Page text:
Let’s face it…life is complicated! The more advanced our society becomes, the more complicated every single thing has become. Oh, yes, there are many who will tell us how these gadgets and systems are making life easier. Perhaps there is some validity to that, but about the time one has spent two hours on the phone to customer support which really took three calls just to get a person on the line, all ideas of simplicity have been thrown out the window! Maybe, just maybe, it is time to simplify?
One idea that is rather complex is how to share the Gospel with this growing blend of cultures and people groups. The immigrants and refugees are here, so you may not need to head to the middle east to interact with Muslims, and you may not need to have a passport to witness to Hindus or Buddhists. Pastors may realize the simplicity of the Gospel and that showing love is all that is needed. Yet, why is it so complicated? What if the wrong approach is taken? What if there is a misunderstanding? What about all those classes from seminary that were supposedly preparation for cross cultural experiences?
It helps to start with some of the vocabulary that surrounds this complex idea. One word that relates to missionary efforts is called contextualization. If this concept was never studied in seminary or Bible classes, it might be helpful to know what this means. This word means that one adapts the form of the message to the target audience so as to make it more acceptable. Oh, stop there, you say? No Christian, pastor or layperson, wants to be accused of adapting the Gospel message! However, what if this does not have to mean that one compromises the truth but is still able to better reach others for Christ?
Sometimes it takes advice from the experts who have worked with these groups for a long time in order to carve out a path to more efficient sharing of the Gospel without compromising the truth. Ken Temple, who serves on staff at Propempo International, has been working with Muslims for decades. He has written an entire article on contextualization and some of its pitfalls, but he has also included ways to contextualize without compromise. The entire article can be found here:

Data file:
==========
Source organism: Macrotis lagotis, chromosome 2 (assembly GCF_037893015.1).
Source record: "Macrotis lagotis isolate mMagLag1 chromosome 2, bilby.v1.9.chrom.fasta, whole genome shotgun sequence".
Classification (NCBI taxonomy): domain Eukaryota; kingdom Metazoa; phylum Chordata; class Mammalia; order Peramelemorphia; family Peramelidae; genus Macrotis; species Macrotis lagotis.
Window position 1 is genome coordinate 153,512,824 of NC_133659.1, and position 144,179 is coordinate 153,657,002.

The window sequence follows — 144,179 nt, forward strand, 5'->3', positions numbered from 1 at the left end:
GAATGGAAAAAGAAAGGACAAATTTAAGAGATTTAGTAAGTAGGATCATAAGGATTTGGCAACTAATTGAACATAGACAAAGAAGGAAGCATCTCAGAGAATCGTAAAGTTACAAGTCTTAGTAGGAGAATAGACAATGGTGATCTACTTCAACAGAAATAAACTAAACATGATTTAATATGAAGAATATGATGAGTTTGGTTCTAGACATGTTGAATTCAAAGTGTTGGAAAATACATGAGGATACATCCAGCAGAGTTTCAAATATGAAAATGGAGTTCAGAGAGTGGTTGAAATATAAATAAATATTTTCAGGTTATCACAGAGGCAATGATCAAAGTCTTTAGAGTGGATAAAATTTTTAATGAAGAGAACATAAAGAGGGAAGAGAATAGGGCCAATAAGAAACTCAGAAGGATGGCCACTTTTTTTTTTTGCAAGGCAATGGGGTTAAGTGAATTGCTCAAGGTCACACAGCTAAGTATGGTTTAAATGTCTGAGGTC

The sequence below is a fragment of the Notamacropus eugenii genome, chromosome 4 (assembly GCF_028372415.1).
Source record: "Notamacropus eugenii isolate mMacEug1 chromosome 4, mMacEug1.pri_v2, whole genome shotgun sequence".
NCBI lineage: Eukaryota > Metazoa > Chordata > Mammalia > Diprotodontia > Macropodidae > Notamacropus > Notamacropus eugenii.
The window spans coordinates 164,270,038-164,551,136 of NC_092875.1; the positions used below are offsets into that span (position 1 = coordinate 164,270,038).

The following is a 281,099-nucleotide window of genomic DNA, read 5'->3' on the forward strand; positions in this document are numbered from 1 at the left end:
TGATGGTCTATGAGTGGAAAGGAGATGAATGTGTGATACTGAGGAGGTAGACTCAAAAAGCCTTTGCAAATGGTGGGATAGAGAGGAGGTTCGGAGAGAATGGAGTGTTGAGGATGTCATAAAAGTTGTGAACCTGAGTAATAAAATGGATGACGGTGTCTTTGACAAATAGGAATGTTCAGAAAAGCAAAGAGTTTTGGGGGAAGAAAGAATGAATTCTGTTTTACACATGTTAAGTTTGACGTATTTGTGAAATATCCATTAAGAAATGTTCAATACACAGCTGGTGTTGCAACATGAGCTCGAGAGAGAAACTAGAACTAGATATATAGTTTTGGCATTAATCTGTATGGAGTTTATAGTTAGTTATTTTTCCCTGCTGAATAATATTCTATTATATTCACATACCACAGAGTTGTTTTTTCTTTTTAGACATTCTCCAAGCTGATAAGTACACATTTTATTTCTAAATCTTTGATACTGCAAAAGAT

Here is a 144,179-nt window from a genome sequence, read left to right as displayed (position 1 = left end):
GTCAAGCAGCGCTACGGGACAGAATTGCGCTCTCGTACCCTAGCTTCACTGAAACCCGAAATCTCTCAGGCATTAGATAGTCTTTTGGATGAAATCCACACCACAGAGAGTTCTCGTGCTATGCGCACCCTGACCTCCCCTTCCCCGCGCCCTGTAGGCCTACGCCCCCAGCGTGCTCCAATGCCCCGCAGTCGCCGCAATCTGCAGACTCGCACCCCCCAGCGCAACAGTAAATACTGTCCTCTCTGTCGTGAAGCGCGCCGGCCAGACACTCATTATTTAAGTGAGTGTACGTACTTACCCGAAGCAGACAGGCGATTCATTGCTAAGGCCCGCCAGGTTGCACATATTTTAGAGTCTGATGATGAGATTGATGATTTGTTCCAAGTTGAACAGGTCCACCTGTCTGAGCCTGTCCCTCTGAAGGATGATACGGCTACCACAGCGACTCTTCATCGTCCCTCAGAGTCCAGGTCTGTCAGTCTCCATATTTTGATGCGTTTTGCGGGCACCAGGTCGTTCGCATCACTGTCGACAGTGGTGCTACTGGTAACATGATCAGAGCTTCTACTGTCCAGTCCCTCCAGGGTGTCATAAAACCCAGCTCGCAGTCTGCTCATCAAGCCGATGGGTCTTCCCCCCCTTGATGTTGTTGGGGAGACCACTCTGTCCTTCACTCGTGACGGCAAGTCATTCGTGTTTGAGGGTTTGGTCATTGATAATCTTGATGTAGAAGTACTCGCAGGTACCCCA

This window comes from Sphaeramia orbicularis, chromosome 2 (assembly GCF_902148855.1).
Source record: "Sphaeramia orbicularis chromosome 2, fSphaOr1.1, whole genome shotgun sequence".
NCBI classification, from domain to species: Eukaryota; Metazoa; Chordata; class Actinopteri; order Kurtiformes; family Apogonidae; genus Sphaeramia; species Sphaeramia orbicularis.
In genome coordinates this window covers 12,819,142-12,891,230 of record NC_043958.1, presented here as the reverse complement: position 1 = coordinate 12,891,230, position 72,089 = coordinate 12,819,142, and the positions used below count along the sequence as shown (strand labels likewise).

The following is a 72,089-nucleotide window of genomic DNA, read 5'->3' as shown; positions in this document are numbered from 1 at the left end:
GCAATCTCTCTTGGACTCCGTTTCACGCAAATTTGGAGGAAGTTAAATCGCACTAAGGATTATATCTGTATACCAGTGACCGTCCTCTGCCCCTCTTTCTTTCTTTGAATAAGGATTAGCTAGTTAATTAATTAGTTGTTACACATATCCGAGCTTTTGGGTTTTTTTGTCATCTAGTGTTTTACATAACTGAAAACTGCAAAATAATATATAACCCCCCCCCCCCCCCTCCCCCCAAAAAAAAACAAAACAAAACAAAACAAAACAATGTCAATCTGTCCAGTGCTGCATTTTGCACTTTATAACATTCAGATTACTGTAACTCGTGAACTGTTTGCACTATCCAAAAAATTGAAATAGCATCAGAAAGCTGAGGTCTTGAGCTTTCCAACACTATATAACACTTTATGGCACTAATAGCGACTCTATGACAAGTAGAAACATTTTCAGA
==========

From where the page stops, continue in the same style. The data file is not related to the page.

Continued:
However, in an effort to simplify, here are 13 of Ken’s 14 springboards for talking points with Muslims:
- Christians and Muslims believe that Jesus was born of the virgin Mary. The two vary on their beliefs after this commonality, but simplify…focus on the common talking point!
- Jesus is called the Messiah in the Bible and the Quran. Granted, there are differences in what this means, but it is certainly a way to agree in a conversation.
- Both the Bible and Quran include the truth that Jesus was sinless.
- Jesus is the son of Mary—we agree!
- Jesus did miracles—more agreement!
- Jesus is referred to as the Word. (This springboard gets complicated quickly, but to simplify, there IS a common talking point.)
- Both the Bible and Quran refer to Jesus as spirit.
- The Quran affirms the Old Testament and New Testament, as do Christians.
- There are some verses in the Quran with which Christians can agree.
- Muslims have a belief that the Bible has not been corrupted based on some verses in the Quran. Of course, evangelical Christians believe in the infallibility of the Word of God in its entirety.
- Both Muslims and Christians have a concept of the substitutionary sacrifice for sin.
- Where the Quran affirms that Jesus’ disciples were full of integrity, the Christian can most certainly agree.
- The Quran states that the words of God can’t be changed, and this offers a springboard for Christians to explain why they would agree.
If your head spins in just thinking about how to talk with Muslims, simplifying the similarities helps to serve as a reminder that there may be a debate, but there is also common ground. Complicated concepts require deeper study, and the article listed above goes into much detail, including references for the verses from the Quran. The truth is that pastors should be encouraged! It is time to simplify and move into action in order to build relationships and start the conversations that need to happen. Being paralyzed with fear will never help in catalyzing movement toward the goal. Simplify and succeed!
Kirsten McClain serves as Assistant to the Executive Director for Propempo International. She has been serving churches and mission agencies for the last 20 years. She has a heart to see the church realize her potential in missions and is driven to be a mobilizer to this end. She lives in Georgia with her husband and three children, and she is ready to direct pastors to the various resources that Propempo uses to come alongside churches so that they can do missions well.